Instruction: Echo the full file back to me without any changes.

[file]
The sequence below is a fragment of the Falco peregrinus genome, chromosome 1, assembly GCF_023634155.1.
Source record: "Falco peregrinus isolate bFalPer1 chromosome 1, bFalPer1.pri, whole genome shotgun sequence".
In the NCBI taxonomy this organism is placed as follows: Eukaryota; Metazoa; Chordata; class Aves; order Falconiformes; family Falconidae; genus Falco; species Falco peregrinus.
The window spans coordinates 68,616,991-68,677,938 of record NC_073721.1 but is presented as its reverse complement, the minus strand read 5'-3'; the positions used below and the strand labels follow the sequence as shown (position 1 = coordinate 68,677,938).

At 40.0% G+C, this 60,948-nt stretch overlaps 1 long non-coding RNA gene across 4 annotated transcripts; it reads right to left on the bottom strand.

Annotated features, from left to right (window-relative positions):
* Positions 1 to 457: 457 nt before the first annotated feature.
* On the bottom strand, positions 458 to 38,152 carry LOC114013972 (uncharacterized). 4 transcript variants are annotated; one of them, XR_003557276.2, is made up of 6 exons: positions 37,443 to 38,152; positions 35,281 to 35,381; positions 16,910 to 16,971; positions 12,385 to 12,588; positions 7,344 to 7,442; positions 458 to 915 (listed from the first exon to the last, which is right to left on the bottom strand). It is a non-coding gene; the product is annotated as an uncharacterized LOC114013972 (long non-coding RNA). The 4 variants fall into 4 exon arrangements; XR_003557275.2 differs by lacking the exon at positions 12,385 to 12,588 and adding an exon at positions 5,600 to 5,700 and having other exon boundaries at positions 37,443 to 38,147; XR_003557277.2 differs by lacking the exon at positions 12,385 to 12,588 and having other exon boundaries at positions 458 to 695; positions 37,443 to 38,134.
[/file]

The sequence below is a fragment of the Falco peregrinus genome, chromosome 1, assembly GCF_023634155.1.
Source record: "Falco peregrinus isolate bFalPer1 chromosome 1, bFalPer1.pri, whole genome shotgun sequence".
In the NCBI taxonomy this organism is placed as follows: Eukaryota; Metazoa; Chordata; class Aves; order Falconiformes; family Falconidae; genus Falco; species Falco peregrinus.
The window spans coordinates 68,616,991-68,677,938 of record NC_073721.1 but is presented as its reverse complement, the minus strand read 5'-3'; the positions used below and the strand labels follow the sequence as shown (position 1 = coordinate 68,677,938).

At 40.0% G+C, this 60,948-nt stretch overlaps 1 long non-coding RNA gene across 4 annotated transcripts; it reads right to left on the bottom strand.

Annotated features, from left to right (window-relative positions):
* Positions 1 to 457: 457 nt before the first annotated feature.
* On the bottom strand, positions 458 to 38,152 carry LOC114013972 (uncharacterized). 4 transcript variants are annotated; one of them, XR_003557276.2, is made up of 6 exons: positions 37,443 to 38,152; positions 35,281 to 35,381; positions 16,910 to 16,971; positions 12,385 to 12,588; positions 7,344 to 7,442; positions 458 to 915 (listed from the first exon to the last, which is right to left on the bottom strand). It is a non-coding gene; the product is annotated as an uncharacterized LOC114013972 (long non-coding RNA). The 4 variants fall into 4 exon arrangements; XR_003557275.2 differs by lacking the exon at positions 12,385 to 12,588 and adding an exon at positions 5,600 to 5,700 and having other exon boundaries at positions 37,443 to 38,147; XR_003557277.2 differs by lacking the exon at positions 12,385 to 12,588 and having other exon boundaries at positions 458 to 695; positions 37,443 to 38,134.